The Science of Driving on Ice
Keeping drivers safe on frozen water isn’t left to chance
YELLOWKNIFE, Canada — Driving on an ice-covered lake—it's a fundamentally scary proposition, right? What if you fall through? Fortunately, the chances of that happening are somewhere between slim and zero on a properly prepared ice course, but that's not just the natural order of things. A lot of work goes into turning an ice-rimmed lake into a suitable racetrack—or highway for that matter.
Near Yellowknife, in Canada's remote Northwest Territories, Volkswagen showed us some of the science that goes into creating massive ice highways like those you've seen on shows such as "Ice Road Truckers"—or, for locals, routes like Dettah Road, which traverses a portion of the Great Slave Lake's 300-mile span, enabling vehicular access to areas reachable only by boat most of the year.
Preparation to get the ice strong enough to drive on safely begins as soon as the ice is thick enough to support the plow vehicles. The road teams start by clearing the snow from the path the road will take. This strips the ice of the snow's insulation, letting the biting wind freeze the path even more deeply than the surrounding ice. If the process isn't proceeding quickly enough, workers can bore a hole through the ice, insert a pump, and draw up lake water to refreeze on the surface. In this way, they can add 6 or 8 or more inches of ice to the road surface in a single day.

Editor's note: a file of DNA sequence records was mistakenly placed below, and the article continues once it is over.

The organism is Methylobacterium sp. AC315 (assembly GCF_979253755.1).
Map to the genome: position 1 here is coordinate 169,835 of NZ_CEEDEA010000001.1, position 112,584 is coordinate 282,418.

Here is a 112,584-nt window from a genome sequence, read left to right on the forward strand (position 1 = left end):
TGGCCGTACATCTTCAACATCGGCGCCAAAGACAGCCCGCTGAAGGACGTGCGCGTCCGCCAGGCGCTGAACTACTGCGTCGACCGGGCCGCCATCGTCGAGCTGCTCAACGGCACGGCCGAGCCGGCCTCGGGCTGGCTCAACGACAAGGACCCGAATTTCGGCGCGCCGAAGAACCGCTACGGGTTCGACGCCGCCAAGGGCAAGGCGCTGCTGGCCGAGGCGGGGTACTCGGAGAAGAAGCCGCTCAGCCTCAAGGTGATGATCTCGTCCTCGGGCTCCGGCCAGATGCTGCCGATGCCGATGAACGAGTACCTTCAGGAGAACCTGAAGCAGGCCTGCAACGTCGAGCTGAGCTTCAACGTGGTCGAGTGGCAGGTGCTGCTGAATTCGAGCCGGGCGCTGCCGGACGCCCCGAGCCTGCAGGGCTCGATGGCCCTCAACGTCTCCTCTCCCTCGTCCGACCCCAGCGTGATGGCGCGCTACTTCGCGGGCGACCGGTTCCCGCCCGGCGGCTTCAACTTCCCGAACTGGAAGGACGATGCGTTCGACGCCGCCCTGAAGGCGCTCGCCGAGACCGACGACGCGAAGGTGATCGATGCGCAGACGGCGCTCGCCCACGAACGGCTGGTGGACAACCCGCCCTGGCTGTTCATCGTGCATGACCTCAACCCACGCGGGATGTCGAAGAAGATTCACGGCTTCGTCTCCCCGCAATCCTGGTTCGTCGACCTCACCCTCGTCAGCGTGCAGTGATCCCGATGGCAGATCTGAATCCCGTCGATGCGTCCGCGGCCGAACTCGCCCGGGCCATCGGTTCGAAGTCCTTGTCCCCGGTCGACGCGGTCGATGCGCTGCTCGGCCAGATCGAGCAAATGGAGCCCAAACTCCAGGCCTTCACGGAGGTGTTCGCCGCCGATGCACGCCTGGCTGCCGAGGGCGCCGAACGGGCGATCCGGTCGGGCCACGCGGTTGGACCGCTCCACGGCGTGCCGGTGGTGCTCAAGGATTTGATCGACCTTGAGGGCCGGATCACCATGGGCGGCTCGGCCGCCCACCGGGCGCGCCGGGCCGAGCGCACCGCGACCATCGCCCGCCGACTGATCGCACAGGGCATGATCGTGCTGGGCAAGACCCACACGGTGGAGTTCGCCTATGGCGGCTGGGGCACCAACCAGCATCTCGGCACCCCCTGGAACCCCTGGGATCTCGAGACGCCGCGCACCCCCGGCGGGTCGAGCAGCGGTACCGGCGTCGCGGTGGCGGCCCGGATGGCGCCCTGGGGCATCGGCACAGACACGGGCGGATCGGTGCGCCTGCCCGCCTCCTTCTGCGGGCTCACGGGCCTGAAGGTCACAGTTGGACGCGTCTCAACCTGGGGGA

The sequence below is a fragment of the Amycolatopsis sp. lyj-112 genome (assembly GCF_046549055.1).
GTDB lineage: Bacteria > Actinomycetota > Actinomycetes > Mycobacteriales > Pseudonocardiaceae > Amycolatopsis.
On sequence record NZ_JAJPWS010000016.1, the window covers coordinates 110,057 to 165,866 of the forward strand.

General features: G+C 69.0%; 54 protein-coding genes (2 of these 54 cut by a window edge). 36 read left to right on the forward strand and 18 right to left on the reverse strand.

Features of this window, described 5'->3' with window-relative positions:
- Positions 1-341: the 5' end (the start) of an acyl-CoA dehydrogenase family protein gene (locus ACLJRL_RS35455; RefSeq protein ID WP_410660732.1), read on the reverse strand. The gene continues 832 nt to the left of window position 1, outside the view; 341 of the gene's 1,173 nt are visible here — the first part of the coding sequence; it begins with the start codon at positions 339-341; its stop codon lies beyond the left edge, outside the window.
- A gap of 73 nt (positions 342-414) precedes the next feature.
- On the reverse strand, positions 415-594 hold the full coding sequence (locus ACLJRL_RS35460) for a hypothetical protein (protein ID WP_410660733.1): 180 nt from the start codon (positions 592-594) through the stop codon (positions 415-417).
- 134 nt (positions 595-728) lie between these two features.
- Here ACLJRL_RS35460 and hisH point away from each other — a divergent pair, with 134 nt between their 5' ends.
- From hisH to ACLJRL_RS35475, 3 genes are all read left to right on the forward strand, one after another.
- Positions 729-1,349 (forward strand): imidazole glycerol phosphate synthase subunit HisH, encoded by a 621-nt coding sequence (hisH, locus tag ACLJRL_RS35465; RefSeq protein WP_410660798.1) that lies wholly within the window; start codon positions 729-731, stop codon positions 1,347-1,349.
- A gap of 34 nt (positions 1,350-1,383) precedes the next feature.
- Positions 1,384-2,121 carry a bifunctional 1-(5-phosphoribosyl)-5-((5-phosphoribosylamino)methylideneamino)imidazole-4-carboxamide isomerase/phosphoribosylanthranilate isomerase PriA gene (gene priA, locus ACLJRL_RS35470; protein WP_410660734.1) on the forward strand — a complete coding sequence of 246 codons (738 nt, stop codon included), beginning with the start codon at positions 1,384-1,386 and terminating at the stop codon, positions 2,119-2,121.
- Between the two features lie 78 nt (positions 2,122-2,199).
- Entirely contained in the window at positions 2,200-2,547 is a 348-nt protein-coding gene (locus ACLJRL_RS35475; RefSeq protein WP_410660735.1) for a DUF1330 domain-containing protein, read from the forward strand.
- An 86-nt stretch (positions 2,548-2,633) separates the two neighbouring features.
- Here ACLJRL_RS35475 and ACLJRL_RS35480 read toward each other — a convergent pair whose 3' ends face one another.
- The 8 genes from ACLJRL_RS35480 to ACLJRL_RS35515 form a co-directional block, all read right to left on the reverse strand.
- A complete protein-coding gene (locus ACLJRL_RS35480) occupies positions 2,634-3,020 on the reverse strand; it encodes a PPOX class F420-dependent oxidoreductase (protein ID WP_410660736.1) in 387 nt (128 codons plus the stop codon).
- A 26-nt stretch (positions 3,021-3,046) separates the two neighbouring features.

Sixteen inches of ice is the minimum you'd want to drive on—though locals sometimes drive on less, not always successfully. At that level, the ice can safely support large vehicles, vehicles with trailers, and multiple vehicles passing at once. More ice is needed to handle the constant abuse of a public highway, however, and when it comes to ice driving schools, you'll rarely be on less than 4 feet of solidified lake.
Still a bit creeped out by the thought of sinking to the frigid bottom? Just remember, hearing the sharp pop of cracking ice is a good thing—it's when the cracking stops that it's time to get out and run. Why? Because it means the piece you're on has broken free and is no longer supported by the surrounding ice.